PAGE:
A window into Jews and Jewish life in 1000 C.E.

NEW YORK — Children married as young as age 11.

Men often traveled long distances buying and selling spices, needles and silks, while their wives managed the family business from home.

Girls were generally not educated in schools, and Jews settled in certain areas based solely on the good will of local landowners.

In many ways, Jews today have little in common with their counterparts in 1000 C.E.

Alfred Ivry, a professor of Jewish and Islamic philosophy at New York University and a leading authority on medieval Jewish life, said Jews at the time felt like their lives were good "but who knows what will be in the future?"

In the year 1000, Jews were spread around the globe in communities large and small from Babylonia to Spain and North Africa, as well as to the Byzantine Empire, whose capital sat where Istanbul is today.

Babylonia, the area known now as Iraq, was the seat of Jewish religious scholarship and authority. From famous academies, or yeshivot, flowed religious writing, teaching and a dissemination of Torah commentary so wide that it reached the far corners of the Jewish world.

And during what is now called Jewry's Golden Age in Spain, tremendous cultural creativity took root and poetry flourished.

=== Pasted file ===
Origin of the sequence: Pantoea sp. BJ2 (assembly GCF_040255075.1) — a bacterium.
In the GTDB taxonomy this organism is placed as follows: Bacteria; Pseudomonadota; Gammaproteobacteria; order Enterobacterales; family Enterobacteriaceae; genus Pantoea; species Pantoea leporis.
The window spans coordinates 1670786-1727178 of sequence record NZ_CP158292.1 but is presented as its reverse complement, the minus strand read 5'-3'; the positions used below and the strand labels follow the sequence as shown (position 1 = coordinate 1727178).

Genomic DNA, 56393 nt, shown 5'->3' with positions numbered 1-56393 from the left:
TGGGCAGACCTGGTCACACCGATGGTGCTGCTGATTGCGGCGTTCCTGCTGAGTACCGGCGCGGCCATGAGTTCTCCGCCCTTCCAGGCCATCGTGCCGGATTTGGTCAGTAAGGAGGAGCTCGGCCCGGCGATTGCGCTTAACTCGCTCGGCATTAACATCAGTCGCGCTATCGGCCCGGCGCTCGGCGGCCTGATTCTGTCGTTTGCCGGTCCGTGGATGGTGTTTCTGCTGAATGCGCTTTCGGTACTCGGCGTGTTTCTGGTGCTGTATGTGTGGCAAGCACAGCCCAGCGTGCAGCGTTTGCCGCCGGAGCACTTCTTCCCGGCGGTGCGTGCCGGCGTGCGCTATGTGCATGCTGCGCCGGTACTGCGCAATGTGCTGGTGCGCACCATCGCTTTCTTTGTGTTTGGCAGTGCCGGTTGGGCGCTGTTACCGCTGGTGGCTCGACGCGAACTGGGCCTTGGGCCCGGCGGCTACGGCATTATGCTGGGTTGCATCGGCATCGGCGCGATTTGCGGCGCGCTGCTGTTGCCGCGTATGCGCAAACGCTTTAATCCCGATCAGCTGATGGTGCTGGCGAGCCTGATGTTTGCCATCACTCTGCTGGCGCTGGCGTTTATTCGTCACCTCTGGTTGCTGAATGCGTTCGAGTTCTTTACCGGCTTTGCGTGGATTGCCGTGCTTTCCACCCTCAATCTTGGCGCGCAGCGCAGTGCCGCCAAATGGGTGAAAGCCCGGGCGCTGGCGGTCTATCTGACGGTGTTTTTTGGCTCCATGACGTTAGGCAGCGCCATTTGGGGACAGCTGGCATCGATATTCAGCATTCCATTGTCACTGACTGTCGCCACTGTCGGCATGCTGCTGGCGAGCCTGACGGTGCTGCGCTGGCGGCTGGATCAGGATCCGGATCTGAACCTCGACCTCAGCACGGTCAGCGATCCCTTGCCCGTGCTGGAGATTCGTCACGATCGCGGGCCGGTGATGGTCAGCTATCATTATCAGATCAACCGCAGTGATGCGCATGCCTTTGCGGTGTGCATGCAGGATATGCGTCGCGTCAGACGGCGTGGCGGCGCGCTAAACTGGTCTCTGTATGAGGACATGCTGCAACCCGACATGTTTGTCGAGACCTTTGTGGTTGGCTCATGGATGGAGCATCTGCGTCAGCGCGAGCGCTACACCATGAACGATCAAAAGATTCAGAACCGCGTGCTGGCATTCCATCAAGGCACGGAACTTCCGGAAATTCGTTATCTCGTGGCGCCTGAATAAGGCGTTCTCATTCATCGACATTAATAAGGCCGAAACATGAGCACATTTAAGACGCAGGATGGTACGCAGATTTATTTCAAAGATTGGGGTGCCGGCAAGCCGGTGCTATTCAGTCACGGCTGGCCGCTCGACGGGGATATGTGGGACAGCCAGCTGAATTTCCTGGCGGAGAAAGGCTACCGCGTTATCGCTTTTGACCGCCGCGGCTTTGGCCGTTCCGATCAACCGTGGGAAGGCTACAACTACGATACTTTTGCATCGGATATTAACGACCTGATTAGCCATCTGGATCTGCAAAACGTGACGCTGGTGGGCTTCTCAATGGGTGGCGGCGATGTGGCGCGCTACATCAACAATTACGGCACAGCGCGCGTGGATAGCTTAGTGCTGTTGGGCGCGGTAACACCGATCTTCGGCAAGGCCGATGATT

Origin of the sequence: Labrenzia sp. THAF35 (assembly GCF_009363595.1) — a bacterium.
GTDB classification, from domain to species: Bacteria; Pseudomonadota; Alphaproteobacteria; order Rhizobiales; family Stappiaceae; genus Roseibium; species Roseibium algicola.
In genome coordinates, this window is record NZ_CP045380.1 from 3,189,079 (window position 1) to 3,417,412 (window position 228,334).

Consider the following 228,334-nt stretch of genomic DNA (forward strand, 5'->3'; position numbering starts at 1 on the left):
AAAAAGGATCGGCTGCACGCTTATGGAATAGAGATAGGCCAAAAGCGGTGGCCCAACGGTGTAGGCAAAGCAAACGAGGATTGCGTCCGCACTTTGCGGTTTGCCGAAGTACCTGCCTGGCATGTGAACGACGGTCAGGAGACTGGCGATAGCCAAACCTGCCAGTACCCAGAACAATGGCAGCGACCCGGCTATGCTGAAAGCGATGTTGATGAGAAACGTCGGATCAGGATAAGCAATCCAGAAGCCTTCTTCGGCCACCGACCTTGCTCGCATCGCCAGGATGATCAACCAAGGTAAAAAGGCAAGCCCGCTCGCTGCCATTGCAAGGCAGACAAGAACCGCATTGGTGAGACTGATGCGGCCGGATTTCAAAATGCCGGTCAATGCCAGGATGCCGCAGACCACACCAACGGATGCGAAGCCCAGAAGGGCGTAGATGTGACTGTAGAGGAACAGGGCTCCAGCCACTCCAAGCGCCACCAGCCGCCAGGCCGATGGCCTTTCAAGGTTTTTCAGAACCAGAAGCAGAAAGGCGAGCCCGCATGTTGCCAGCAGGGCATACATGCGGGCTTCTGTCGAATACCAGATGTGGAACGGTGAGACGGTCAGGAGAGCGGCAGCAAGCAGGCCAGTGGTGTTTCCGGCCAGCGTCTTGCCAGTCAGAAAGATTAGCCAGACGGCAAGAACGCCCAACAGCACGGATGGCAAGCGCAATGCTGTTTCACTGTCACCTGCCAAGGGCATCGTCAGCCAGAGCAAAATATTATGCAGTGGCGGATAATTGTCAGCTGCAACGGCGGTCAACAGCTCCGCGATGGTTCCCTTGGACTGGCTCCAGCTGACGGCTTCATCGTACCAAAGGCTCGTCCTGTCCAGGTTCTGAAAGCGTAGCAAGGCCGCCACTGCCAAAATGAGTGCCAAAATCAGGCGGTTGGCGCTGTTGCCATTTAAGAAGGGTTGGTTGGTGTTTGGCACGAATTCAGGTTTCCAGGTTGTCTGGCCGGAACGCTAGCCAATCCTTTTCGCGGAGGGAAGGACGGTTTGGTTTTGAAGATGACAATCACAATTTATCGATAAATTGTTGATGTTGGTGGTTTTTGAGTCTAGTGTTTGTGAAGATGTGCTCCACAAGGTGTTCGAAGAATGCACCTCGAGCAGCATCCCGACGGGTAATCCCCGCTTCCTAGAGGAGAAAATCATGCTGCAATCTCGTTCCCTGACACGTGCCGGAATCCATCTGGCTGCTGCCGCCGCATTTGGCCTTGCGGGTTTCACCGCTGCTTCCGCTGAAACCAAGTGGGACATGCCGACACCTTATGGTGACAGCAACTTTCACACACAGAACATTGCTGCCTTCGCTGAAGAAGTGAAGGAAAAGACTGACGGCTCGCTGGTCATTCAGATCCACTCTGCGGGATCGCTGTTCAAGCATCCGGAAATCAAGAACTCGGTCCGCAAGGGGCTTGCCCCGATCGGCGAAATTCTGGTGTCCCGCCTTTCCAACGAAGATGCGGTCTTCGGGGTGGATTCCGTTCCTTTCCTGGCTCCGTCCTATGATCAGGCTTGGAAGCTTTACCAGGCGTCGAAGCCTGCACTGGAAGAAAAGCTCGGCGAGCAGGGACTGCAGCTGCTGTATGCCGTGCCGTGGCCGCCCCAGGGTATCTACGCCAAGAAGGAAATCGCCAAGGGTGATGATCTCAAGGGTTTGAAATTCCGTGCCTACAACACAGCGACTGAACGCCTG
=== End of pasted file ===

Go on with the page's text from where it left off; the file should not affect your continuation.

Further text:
There were marked differences among the various empires in which Jews lived. But it was, on the whole, a time of flourishing economic stability and some political involvement.

Still, Jews lived completely separate religious lives from the non-Jews around them. And as a result, the turn of the first millennium was a complete non-event for Jews, according to Daniel Frank, assistant professor of Near Eastern languages and cultures at Ohio State University.

"Christians seemed to be aware of the existence of the millennium, and their millennial concerns were a driving force in the Christian world at the time," he said. "But Jews lived by their own calendar."

Though valued for their contributions to local economies, Jews were just as often reviled for being "unbelievers."

Persecution was a hallmark of the years bracketing the end of the first millennium, as Jews were attacked by Muslims, Christians and Berbers.

Well before the First Crusade, which was called by Pope Urban in 1095, rampaging mobs murdered the entire Jewish population of several towns.

The First Crusade, which began in 1096, "happened because people were looking at the end of the century and saying, 'We will have missed our new kingdom [with the return of Jesus] if something doesn't happen,'" said Ephraim Kanarfogel, a professor of Jewish history at Yeshiva University's Stern College for Women in New York.

In the decades leading up to that point, while there were tensions between Christians and Jews, the two groups interacted in the Byzantine Empire through business, Kanarfogel said.

"Jews did a lot of trading, some of it international, bringing goods to and from the East, and in local commerce. Around the year 1000 there were some Jewish landowners, but that wasn't common," he said.

In the 10th century, Jews were making their way to the Ashkenaz — Rhineland Germany and France. They were encouraged to settle by Christian rulers for economic and political reasons.